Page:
Patel, on the other hand, and many members of the Congress, predominantly upper-castes, especially KM Munshi and Pandit Thakur Das Bharghava, were vehemently opposed to this. Munshi and Bharghava insisted that the dalits were part of Hinduism, and they should eschew their demands for quotas and separate electorates, because that would make them stand out as separate, thereby causing a schism in the Hindu community and polity.
Patel did not make a theological argument; an ardent nationalist, he emphasised that Ambedkar’s demands would disrupt the nationalism project and create a deep cleft in national identity. He stated:
Ambedkar, who had demanded separate electorates for guaranteeing equal opportunities in political representation resolutely pressed ahead. He did so in spite of being forced on the backfoot by Gandhi to accede to the Poona Pact of 1932 (which considerably diluted the stakes of the Scheduled Castes).
At this moment, one could perhaps pause and wonder who all Patel had in mind while insisting that the reality of centuries of slurs, torture, and abject deprivation be ‘forgotten’? Just because Ambedkar and a few other Dalits, whose tales of overcoming seemingly insurmountable barriers are legion, had made their way to the Constituent Assembly ? Also, doesn’t his stance resonate exactly with what Hardik and his cohorts are demanding – that economic status should be the sole criterion for deciding upon reservations?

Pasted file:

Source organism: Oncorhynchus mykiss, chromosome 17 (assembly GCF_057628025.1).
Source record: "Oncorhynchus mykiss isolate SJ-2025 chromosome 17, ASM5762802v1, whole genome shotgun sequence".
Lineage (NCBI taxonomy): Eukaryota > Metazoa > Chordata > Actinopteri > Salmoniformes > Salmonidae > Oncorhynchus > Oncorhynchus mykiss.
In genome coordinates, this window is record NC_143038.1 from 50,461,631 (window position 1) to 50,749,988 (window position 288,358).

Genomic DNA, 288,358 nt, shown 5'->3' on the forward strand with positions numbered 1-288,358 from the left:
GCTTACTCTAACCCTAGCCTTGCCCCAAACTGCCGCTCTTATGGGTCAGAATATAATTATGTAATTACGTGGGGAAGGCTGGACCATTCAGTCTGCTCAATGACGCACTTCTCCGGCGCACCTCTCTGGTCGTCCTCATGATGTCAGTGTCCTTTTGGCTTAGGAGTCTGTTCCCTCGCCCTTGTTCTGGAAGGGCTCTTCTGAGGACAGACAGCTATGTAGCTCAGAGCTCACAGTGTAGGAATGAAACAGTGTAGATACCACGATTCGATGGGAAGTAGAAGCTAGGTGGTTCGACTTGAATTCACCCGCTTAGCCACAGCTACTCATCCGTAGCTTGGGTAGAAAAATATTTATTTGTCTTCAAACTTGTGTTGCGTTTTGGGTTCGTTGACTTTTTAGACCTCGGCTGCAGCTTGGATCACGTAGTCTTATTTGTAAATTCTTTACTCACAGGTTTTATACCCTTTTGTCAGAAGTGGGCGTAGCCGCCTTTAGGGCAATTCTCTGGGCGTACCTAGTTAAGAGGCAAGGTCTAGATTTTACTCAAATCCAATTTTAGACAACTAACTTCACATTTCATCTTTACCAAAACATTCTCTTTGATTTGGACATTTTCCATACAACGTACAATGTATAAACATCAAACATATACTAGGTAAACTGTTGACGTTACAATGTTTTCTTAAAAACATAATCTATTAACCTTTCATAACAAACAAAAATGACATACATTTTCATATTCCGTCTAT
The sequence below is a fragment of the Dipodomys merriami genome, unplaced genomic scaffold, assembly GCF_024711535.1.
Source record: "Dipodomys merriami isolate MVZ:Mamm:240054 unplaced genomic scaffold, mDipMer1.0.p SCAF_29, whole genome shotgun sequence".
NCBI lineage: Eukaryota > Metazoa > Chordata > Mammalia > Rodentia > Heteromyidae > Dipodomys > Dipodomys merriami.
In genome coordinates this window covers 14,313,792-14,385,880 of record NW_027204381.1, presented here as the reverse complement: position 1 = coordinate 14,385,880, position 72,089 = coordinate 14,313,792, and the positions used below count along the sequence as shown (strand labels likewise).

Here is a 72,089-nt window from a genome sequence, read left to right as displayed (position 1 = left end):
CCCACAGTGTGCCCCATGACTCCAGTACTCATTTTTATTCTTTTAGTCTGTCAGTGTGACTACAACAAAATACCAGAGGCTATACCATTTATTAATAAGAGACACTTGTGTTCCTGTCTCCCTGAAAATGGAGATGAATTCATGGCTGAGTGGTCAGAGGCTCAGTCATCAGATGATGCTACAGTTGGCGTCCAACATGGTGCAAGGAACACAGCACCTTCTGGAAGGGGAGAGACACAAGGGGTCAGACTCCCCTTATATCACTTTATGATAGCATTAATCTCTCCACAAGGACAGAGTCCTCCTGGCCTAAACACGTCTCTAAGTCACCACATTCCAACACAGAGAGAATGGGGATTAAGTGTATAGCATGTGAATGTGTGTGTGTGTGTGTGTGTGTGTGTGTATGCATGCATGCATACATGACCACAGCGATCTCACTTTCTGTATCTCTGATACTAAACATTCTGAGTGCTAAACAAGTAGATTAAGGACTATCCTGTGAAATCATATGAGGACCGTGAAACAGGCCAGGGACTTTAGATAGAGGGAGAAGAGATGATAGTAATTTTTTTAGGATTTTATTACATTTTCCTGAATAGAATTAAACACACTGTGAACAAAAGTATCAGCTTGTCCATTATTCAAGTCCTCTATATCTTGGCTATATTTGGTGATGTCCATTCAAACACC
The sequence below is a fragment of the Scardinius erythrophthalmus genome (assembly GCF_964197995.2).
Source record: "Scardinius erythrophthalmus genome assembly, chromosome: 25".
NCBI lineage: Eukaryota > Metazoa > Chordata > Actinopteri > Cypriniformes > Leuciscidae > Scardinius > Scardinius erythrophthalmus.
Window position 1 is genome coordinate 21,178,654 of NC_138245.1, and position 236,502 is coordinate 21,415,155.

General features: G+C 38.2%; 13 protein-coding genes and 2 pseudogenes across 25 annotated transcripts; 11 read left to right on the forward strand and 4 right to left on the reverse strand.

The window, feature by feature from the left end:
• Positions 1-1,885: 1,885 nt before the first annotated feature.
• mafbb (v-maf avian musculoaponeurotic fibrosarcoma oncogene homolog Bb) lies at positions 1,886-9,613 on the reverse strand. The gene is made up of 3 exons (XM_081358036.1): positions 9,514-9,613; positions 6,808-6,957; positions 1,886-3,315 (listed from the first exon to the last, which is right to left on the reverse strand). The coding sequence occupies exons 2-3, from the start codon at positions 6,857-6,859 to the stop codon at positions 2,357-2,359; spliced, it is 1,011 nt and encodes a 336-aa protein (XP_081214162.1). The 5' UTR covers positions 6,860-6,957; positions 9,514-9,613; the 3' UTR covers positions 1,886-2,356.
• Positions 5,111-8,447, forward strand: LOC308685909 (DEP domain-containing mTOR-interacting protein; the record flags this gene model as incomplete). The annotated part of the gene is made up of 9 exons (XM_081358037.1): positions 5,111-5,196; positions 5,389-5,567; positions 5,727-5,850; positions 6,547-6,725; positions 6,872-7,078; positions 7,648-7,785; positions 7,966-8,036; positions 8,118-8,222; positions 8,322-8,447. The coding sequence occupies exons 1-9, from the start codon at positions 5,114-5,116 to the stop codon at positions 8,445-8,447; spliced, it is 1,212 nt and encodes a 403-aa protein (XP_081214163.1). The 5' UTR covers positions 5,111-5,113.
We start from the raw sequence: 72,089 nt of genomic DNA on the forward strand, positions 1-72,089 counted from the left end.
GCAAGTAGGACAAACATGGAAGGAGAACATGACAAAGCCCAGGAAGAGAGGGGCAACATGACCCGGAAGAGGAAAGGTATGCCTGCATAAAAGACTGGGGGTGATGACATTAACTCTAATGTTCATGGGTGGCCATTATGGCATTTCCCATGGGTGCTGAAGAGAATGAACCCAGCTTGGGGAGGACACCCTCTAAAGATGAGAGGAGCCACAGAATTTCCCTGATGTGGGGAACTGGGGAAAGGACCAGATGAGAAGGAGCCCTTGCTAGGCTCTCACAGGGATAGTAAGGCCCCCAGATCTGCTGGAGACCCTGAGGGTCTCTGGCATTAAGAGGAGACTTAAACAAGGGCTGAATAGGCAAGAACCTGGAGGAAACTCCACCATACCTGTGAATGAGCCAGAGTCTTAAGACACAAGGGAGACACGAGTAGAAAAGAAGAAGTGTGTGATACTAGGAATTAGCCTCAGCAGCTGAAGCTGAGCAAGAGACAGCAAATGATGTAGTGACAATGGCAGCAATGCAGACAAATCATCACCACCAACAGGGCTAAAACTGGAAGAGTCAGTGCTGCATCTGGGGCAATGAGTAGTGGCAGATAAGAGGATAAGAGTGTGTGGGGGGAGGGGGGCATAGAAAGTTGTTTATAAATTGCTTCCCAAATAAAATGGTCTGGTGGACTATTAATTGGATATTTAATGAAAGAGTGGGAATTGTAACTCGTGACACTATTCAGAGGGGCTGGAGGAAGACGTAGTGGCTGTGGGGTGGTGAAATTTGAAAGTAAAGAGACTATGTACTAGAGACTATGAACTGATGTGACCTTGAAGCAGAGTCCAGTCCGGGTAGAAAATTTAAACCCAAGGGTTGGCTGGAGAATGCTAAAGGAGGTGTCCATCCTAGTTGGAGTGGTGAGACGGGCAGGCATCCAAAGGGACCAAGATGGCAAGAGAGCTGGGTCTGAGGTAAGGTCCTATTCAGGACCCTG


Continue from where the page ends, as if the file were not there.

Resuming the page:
Today, in any discussion or debate on reservations, “merit” is bound to feature. Demands that it should be the only criterion for opening doors to opportunities in both education and employment are rampant. By merit, those who oppose reservations, mean ‘performance’ – in terms of examination scores and professional accomplishments. They fervently believe that any other factor – social discrimination and exclusion – which have a significant bearing on an individual or a group’s performance in certain spheres, must be left at the wayside.
In this context, historian Christophe Jaffrelot’s seminal treatise on Ambedkar’s battle against untouchability provides illuminating insights into how he could even make it to the Constituent Assembly in the first place. It assumes all the more significance because of late, there have been consistent efforts to “whitewash” Ambedkar – scrub him clean of his dalit identity and present him as a shining constitutional scholar and statesman (which he undoubtedly was) only. Efforts are also underfoot to present him as someone who is given more respect than he deserves, and someone who hugely benefited from Gandhi and Patel’s magnanimity. These have come mostly from the BJP, whose Arun Shourie heaped scorn on Ambedkar and called him a ruthless stooge of the British.
Here, one needs to read Jaffrelot, who shows how the Indian National Congress scuttled his election to the Constituent Assembly, and Patel, who always maintained a cordial demeanour, did have a hand in it. Ultimately it was Jogendra Nath Mandal, a dalit leader from Bengal, who later went on to become Pakistan’s first Law Minister, who helped him get elected.
Thus, as the BJP and its allies surge ahead, Hardik rages on, and the Congress clambers on to the criticism bandwagon, a travel into the past rakes up some revelatory truths.